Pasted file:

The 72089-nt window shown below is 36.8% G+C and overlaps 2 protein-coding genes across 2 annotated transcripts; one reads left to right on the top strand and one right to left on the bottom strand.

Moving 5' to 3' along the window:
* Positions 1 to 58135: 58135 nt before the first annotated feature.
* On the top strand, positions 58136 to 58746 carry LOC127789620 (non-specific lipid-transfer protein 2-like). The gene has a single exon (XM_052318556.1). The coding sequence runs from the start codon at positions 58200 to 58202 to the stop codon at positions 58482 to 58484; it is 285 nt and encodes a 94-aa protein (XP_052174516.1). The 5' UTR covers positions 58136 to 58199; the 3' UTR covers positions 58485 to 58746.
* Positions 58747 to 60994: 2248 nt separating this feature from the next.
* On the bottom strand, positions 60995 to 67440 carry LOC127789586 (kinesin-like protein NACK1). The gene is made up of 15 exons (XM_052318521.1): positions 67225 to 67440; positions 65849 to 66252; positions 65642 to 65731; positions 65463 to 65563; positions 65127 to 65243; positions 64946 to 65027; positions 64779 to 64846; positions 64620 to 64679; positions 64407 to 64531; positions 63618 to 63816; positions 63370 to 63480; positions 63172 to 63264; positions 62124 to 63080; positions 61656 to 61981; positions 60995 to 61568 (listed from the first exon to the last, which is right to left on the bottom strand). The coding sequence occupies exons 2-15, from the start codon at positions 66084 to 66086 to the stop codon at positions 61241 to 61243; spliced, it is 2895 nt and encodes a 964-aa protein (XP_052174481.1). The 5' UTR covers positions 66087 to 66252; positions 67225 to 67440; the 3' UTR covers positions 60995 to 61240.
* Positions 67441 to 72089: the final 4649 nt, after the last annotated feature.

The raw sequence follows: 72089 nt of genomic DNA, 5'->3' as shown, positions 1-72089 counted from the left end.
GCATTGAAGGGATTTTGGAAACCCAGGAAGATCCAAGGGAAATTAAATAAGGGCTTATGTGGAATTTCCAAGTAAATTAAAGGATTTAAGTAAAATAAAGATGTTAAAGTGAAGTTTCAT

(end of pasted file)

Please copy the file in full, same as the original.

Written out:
The 72089-nt window shown below is 36.8% G+C and overlaps 2 protein-coding genes across 2 annotated transcripts; one reads left to right on the top strand and one right to left on the bottom strand.

Moving 5' to 3' along the window:
* Positions 1 to 58135: 58135 nt before the first annotated feature.
* On the top strand, positions 58136 to 58746 carry LOC127789620 (non-specific lipid-transfer protein 2-like). The gene has a single exon (XM_052318556.1). The coding sequence runs from the start codon at positions 58200 to 58202 to the stop codon at positions 58482 to 58484; it is 285 nt and encodes a 94-aa protein (XP_052174516.1). The 5' UTR covers positions 58136 to 58199; the 3' UTR covers positions 58485 to 58746.
* Positions 58747 to 60994: 2248 nt separating this feature from the next.
* On the bottom strand, positions 60995 to 67440 carry LOC127789586 (kinesin-like protein NACK1). The gene is made up of 15 exons (XM_052318521.1): positions 67225 to 67440; positions 65849 to 66252; positions 65642 to 65731; positions 65463 to 65563; positions 65127 to 65243; positions 64946 to 65027; positions 64779 to 64846; positions 64620 to 64679; positions 64407 to 64531; positions 63618 to 63816; positions 63370 to 63480; positions 63172 to 63264; positions 62124 to 63080; positions 61656 to 61981; positions 60995 to 61568 (listed from the first exon to the last, which is right to left on the bottom strand). The coding sequence occupies exons 2-15, from the start codon at positions 66084 to 66086 to the stop codon at positions 61241 to 61243; spliced, it is 2895 nt and encodes a 964-aa protein (XP_052174481.1). The 5' UTR covers positions 66087 to 66252; positions 67225 to 67440; the 3' UTR covers positions 60995 to 61240.
* Positions 67441 to 72089: the final 4649 nt, after the last annotated feature.

The raw sequence follows: 72089 nt of genomic DNA, 5'->3' as shown, positions 1-72089 counted from the left end.
GCATTGAAGGGATTTTGGAAACCCAGGAAGATCCAAGGGAAATTAAATAAGGGCTTATGTGGAATTTCCAAGTAAATTAAAGGATTTAAGTAAAATAAAGATGTTAAAGTGAAGTTTCAT